Shelton might not have been anything special for Triple-A Toledo in 2007, batting .269 with 14 homers and a .801 OPS in 139 games, but it's also important to remember he's a lifetime .311 hitter with a .910 OPS in his minor league career, .281/.825 in MLB, and he's still 27 years old. As a late-round AL-only sleeper, I bet there's some value in him.
Perhaps looking to accumulate closer candidates in the wake of Francisco Cordero's departure, the Brewers inked David Riske to a three-year, $13-million contract Wednesday. At worst, he'll serve as the team's primary setup man to Derrick Turnbow in 2008, though a case could be made the two right-handers will duke it out for the closer duties during spring training.
Riske hasn't been a bad reliever at all the past half-decade, with ERAs no higher than 3.89 since 2002 and WHIPs of 1.30 or better in four of the past five years. That's not an elite, dominating right-hander, but it's certainly an above-average one.
The problem, though, is that in brief windows when Riske was seen as closer, in 2003-05 in Cleveland and sporadically for Kansas City last season, he seemed to lack that "closer's mentality." Statistically speaking, that's something you can't put a finger on, but I look back through his game logs of those seasons and see a good share of blown saves sprinkled in around the saves when he was clearly "in the closer's role." In the National League, Riske's chances for success improve, and perhaps he's an ERA/WHIP helper with some mild save potential for NL-only owners -- but there's a reason people say he lives up to his name. Unless he overwhelms you in the spring, don't go overboard.
OK, if the Wily Mo Pena and Lastings Milledge trades didn't already prove it, the acquisition of Elijah Dukes on Monday confirmed the Nationals' fixation on toolsy, high-upside prospects. Dukes came over from the Tampa Bay Rays in exchange for minor league left-hander Glen Gibson, a 20-year-old who was 4-3 with a 3.10 ERA and 1.07 WHIP in 12 starts for the Nationals' Class A affiliate in Vermont in 2007.
It's a sign that the Rays were sick enough of Dukes' baggage that they'd trade a young, major league-ready player like him for a low-level prospect, albeit a respectable one. Gibson, recently ranked the Nationals' No. 8 prospect by Baseball America, profiles as a future No. 3/4 starter, though he's at least three years away. Plus, as we always say, so many things can change between now and the point he's ready to help the Rays.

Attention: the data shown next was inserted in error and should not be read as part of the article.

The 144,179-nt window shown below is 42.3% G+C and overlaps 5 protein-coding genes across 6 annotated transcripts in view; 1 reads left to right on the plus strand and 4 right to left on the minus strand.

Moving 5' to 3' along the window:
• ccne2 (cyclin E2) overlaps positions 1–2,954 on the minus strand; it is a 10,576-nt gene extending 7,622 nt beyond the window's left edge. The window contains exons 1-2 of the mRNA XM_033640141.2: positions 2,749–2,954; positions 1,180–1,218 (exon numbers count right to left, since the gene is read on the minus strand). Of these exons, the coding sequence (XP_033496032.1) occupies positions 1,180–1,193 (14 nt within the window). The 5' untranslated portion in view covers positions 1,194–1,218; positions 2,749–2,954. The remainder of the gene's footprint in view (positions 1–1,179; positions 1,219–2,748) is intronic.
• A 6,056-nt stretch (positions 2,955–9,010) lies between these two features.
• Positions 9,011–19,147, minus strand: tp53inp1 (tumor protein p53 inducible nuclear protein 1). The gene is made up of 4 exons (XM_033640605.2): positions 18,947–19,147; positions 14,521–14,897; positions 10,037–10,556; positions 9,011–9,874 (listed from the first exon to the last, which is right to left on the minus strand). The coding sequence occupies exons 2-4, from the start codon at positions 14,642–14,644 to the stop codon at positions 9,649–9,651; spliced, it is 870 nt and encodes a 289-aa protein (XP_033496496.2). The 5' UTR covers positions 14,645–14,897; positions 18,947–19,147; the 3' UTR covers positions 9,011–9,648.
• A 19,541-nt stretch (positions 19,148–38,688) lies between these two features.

With a fresh start, perhaps Dukes can get his career back on track; he was actually a .239 hitter with eight homers and an .865 OPS in a 31-game span from April 16-May 30. Scouts believe he could range into anything from perennial All-Star to outright bust, and much of that variance depends on what kind of behavior he's on with his new team. He'll battle for a reserve role in the spring, with Milledge and Pena probably better bets to earn starting jobs, but he has enough upside to warrant a late-round NL-only selection.
In one of Tuesday's smaller deals, the Atlanta Braves acquired left-handed reliever Will Ohman, as well as utility man Omar Infante, from the Chicago Cubs in exchange for right-handed reliever Jose Ascanio, according to ESPN Radio 1000's Bruce Levine.
The move helps provide depth to the Braves' roster, with Ohman slotting in as the team's left-handed specialist, replacing free agent Ron Mahay. Left-handed hitters have lifetime .196/.294/.319 rates against Ohman, though he's only useful in that kind of limited role. Think a Jeremy Affeldt, Trever Miller or Mike Myers type, something that absolutely has value to a big-league team but has limited appeal in fantasy because of the few innings such a pitcher accumulates. At best, Ohman would be an ERA/WHIP specialist for NL-only owners -- and keep in mind, his lifetime ERA is 4.33, which speaks volumes.
Infante is the interesting name in the deal, as a backup for the Braves at multiple positions but also a potential platoon mate for left-handed hitting second baseman Kelly Johnson. Infante batted .281/.343/.453 against lefties in 2007, so NL-only owners in daily leagues might be able to use him as a spot-in type when the matchup calls.
Tristan H. Cockcroft covers fantasy sports for ESPN.com. You can e-mail him here.